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Names for Grandad Bluff trails will honor Indigenous people, history of La Crosse
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Names for Grandad Bluff trails will honor Indigenous people, history of La Crosse

The Grandad Bluff trails have an official set of names, after the Board of Park Commissioners approved them Thursday night, and they pay tribute to La Crosse’s unique history.

The names for each trail in the now-named “Gateway Trail System” were crafted by a board of citizens in the community leading up to the opening of the trails just last week, as well as a survey that went out to the public.

“We used a group of community members, various individuals and families to generate a list of names for the potential trails that were put up on the bluffs,” said Jed Olson with Outdoor Recreation Alliance.

“So it wasn’t just a map,” said Robbie Young of the park commission, “but a community-involved naming process.”

Two of the trail segments are named after native Ho-chunk words: “Xee xete,” meaning mountain, and “Ni Tani,” which means three rivers.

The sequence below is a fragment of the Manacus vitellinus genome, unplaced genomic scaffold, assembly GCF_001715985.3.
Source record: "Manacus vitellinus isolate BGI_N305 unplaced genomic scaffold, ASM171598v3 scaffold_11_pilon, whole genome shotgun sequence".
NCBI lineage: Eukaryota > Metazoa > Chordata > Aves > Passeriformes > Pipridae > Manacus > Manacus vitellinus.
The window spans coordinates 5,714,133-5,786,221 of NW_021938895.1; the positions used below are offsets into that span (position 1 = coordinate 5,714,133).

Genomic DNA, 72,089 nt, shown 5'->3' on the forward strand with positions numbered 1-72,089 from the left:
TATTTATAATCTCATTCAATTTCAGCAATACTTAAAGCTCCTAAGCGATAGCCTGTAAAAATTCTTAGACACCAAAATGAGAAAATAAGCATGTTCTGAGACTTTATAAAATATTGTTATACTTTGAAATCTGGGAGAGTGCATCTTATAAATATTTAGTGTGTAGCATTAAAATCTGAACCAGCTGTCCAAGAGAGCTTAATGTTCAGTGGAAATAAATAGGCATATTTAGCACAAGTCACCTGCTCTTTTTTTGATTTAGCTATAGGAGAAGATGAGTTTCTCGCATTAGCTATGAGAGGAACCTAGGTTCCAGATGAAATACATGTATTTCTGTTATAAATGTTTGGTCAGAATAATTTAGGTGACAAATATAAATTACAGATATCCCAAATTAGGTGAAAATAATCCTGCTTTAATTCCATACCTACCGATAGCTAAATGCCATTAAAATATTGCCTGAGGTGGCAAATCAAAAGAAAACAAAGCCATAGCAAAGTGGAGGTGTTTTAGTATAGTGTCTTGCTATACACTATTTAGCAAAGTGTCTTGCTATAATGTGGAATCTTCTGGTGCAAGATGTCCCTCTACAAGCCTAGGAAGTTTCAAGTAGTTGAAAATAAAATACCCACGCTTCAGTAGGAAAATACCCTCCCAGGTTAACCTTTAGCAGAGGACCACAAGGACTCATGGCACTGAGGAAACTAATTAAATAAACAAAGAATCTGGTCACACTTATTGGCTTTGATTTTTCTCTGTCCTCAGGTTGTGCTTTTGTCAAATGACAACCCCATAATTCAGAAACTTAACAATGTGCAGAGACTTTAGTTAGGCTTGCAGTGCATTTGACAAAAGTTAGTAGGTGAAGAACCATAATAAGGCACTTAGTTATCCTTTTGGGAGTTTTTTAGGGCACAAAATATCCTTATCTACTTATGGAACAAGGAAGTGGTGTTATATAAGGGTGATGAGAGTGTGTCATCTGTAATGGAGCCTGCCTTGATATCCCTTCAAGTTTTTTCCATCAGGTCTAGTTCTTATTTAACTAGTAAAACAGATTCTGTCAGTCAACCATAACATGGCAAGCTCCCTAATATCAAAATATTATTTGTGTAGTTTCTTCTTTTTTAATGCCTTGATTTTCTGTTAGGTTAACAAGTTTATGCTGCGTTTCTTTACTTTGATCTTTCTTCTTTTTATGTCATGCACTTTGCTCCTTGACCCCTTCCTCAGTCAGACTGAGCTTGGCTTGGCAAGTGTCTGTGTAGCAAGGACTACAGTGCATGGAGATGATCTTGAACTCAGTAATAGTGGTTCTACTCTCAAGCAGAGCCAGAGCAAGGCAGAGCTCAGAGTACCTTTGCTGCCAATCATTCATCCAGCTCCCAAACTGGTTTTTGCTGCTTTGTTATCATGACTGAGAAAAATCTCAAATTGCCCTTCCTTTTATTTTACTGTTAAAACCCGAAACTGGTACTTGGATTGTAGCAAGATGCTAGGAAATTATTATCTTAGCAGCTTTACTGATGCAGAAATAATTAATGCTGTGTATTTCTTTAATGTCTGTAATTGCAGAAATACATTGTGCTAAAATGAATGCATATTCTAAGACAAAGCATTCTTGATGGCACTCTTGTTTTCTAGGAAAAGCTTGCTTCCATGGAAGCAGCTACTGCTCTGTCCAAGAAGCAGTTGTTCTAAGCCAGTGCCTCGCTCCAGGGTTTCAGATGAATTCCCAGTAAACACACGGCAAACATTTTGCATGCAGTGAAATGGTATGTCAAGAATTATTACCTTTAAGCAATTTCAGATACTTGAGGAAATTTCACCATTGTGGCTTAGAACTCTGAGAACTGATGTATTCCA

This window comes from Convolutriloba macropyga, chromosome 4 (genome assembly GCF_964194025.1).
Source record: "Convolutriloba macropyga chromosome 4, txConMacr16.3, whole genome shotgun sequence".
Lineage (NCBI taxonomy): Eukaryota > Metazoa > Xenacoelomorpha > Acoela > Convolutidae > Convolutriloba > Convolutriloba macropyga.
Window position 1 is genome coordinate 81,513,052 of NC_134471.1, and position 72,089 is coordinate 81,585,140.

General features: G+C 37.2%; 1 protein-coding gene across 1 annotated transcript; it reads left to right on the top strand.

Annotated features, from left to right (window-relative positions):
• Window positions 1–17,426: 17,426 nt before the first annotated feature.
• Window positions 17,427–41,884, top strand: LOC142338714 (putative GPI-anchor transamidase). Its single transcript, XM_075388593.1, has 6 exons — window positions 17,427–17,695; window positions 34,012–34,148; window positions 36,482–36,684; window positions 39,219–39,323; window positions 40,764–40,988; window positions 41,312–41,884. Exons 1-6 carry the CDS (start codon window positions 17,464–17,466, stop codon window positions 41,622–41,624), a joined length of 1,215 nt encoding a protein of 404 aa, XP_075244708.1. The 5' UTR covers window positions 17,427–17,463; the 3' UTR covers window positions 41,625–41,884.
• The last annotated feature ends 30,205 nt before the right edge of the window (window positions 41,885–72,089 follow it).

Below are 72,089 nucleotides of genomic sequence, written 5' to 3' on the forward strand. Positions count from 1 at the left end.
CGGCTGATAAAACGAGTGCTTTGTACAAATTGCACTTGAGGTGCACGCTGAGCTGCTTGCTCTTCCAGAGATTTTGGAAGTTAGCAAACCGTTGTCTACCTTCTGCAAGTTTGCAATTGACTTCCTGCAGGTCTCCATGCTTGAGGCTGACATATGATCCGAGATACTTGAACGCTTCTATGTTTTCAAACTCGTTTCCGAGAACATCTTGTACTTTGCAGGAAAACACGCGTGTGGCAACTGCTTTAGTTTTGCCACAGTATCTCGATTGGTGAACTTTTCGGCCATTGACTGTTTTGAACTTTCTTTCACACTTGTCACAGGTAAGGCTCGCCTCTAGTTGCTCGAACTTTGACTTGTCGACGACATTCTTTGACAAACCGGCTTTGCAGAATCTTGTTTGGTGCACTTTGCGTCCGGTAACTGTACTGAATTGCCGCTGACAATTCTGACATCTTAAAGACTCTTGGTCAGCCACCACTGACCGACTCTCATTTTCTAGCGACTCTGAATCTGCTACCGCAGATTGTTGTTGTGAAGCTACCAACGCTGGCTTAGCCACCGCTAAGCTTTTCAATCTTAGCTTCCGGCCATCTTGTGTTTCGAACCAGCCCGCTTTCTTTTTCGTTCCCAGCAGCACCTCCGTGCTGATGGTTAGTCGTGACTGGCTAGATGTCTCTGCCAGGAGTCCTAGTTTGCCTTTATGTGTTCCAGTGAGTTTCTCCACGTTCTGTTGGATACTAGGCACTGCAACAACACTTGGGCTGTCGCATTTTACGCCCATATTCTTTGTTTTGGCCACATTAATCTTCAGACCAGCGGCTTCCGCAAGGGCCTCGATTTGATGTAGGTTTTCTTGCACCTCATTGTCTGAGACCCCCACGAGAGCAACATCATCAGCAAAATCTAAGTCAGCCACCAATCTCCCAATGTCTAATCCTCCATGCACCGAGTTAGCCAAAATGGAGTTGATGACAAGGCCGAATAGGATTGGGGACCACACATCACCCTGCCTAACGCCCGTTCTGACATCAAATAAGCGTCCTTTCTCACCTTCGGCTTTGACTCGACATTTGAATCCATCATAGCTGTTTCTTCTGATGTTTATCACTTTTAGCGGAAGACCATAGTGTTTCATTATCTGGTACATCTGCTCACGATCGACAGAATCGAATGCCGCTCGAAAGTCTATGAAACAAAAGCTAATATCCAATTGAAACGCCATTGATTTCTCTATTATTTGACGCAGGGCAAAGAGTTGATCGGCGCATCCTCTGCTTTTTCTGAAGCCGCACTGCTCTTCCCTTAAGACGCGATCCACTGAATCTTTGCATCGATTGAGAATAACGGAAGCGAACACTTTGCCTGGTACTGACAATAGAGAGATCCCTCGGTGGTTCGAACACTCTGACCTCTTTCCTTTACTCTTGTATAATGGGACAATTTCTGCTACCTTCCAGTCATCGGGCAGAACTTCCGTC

Two other trail segments are named “War Eagle,” a steamboat that burned and sunk at the mouth of the Black River in 1870 and killed five people, which still lies at the bottom of the river to this day.

Other names include:

  • Tramway, to honor the street car rail system that used to climb the bluffside
  • Wilder Way, named after physical education professor at the University of Wisconsin-La Crosse, Emma Wilder, an advocate for women’s recreation
  • Wolfsbane, a rare, floral family local to the area
  • Clara’s Climb, named after Clara Ebner, a descendent of the family who donated much of the blufflands
  • Compass, after the original trail system

The trail project is now finished and open to the public, with a little over five miles of trails and 10 segments, offering both multi-use, hike and bike only segments.

Users can access the trails at either the top or bottom of Grandad Bluff, with two access points on 29th Street and Ebner Coulee Region, as well as access points near the parking areas along Grandad Bluff Road.

On new trails, officials caution to be aware of dampness, and to turn back if your shoes or bike treads leave tracks to protect the trail.

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